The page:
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What the Debt Ceiling Crisis Means to Healthcare

Karen Minich-Pourshadi, for HealthLeaders Media, August 15, 2011

It's no secret that the debt ceiling crisis is worrisome for healthcare. In blunt terms, Medicare reimbursements stand to be eviscerated.

The U.S. government, to balance the budget would need to cut spending by about 40% and Medicare represents 23% of the Federal budget. Moreover, the whole debt crisis situation is a perfect opportunity for political posturing and negotiating. All of that adds up, unfortunately, to Medicare being a ripe target for scrutiny and cuts.

Standard and Poor’s released a report last week, titled The Deficit Remedy Could Be Toxic for U.S. Health Care Companies. In it the ratings agency notes, the “U.S. debt crisis has put a fire under the government's efforts to slow growth in healthcare spending.”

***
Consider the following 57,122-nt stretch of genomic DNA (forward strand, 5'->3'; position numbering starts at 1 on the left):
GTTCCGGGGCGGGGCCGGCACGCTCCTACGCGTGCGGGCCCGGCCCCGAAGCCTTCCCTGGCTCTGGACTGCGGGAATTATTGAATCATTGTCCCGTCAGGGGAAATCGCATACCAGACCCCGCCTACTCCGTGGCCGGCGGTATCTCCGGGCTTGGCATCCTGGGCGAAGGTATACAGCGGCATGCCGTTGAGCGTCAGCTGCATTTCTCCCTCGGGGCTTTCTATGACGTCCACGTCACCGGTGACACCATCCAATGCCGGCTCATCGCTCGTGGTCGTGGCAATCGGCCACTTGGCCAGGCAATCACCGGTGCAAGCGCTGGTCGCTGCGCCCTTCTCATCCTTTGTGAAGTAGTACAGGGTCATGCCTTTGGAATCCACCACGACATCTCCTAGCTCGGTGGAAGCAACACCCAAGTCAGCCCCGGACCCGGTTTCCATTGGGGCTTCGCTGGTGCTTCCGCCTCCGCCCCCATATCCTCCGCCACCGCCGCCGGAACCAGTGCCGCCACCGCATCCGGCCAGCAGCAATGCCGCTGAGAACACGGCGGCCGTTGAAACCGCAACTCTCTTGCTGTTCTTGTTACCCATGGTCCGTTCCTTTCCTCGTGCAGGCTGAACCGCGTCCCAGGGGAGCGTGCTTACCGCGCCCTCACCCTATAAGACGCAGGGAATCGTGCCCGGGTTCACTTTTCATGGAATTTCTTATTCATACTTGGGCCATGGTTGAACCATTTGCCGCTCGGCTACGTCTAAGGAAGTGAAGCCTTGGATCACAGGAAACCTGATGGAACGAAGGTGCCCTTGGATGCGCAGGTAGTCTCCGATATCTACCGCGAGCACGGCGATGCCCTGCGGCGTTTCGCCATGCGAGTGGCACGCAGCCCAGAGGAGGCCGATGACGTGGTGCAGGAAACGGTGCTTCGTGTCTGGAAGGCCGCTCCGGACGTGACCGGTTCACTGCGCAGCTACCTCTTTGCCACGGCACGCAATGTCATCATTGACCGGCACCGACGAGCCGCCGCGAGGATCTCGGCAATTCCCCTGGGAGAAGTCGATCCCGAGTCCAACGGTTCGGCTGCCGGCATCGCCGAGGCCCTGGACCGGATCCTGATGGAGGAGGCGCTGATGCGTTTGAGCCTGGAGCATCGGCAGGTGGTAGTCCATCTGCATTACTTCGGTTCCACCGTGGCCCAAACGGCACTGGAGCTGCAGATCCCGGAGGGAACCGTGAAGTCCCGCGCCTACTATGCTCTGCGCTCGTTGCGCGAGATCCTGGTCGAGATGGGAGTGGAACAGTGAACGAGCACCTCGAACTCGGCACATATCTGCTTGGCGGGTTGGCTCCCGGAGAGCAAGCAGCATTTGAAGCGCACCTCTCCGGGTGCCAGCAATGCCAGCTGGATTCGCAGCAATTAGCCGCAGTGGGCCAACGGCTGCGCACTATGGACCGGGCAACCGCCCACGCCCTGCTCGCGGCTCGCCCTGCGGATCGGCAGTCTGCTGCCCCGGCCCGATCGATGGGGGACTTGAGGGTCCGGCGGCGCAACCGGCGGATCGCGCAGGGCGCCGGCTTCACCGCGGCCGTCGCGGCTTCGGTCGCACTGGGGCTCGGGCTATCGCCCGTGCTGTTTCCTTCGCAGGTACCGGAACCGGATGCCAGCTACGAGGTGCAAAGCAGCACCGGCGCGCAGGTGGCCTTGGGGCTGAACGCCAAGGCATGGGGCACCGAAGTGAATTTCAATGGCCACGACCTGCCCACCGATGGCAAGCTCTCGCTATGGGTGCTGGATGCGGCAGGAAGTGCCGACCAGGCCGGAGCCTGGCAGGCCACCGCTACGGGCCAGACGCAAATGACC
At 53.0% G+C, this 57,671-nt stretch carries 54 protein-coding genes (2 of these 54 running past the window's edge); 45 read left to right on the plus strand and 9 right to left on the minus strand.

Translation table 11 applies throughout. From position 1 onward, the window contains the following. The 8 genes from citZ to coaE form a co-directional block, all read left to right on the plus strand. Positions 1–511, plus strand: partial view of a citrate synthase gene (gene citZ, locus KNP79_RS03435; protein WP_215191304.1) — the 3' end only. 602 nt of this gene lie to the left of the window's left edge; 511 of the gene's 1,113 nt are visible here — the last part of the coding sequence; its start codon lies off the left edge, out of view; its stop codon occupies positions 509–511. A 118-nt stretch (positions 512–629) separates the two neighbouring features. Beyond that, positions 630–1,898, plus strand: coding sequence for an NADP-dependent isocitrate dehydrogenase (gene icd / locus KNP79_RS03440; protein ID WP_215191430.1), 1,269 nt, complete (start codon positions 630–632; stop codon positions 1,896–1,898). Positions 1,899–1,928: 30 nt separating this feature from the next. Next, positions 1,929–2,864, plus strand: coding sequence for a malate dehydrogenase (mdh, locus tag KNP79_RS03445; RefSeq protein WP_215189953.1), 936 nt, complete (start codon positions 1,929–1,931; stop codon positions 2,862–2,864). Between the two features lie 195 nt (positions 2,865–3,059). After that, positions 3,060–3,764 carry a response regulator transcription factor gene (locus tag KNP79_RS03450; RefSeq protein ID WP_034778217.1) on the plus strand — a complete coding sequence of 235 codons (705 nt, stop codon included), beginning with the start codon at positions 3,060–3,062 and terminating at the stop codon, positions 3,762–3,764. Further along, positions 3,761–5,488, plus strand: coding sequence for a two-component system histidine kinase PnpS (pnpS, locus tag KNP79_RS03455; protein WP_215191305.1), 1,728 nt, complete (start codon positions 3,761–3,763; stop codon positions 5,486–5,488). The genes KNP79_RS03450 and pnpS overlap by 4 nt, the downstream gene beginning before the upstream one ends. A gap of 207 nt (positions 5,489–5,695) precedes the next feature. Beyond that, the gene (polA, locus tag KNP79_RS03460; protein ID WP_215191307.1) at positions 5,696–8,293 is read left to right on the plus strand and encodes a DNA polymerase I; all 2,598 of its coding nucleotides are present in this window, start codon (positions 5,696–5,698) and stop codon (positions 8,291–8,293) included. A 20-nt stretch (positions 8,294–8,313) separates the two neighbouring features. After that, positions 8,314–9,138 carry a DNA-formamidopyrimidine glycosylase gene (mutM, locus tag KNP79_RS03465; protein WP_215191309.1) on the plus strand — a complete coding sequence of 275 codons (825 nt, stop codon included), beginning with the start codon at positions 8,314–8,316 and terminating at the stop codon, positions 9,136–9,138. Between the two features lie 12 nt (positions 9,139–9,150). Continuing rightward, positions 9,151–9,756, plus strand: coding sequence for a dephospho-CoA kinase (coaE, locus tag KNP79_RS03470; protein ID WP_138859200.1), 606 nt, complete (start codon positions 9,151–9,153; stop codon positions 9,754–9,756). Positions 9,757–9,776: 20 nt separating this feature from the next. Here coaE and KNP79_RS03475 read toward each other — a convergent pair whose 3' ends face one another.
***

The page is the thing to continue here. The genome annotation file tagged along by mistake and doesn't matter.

S&P goes on to calculate that with the Centers for Medicare & Medicaid Services (CMS) estimating Medicare costs are currently $556 billion (or 3.6% of GDP), up from $247 billion (or 2.6% of GDP) under the elder care program just 10 years ago. Unfortunately, the idea of curbing Medicare expenditures further is going to be problematic for all providers’ bottom lines; especially

on the heels of the 2010 Affordable Care Act’s previous decree for a $155 billion reduction in Medicare payments to hospitals over 10 years.

The proposal Congress approved two weeks ago is expected to slash about $2.4 trillion from the national debt from 2012 through 2021. About $917 billion in cuts would be identified in the budget process, and $1.5 trillion in reductions would be found by a special, 12-member, bicameral, bipartisan commission. 

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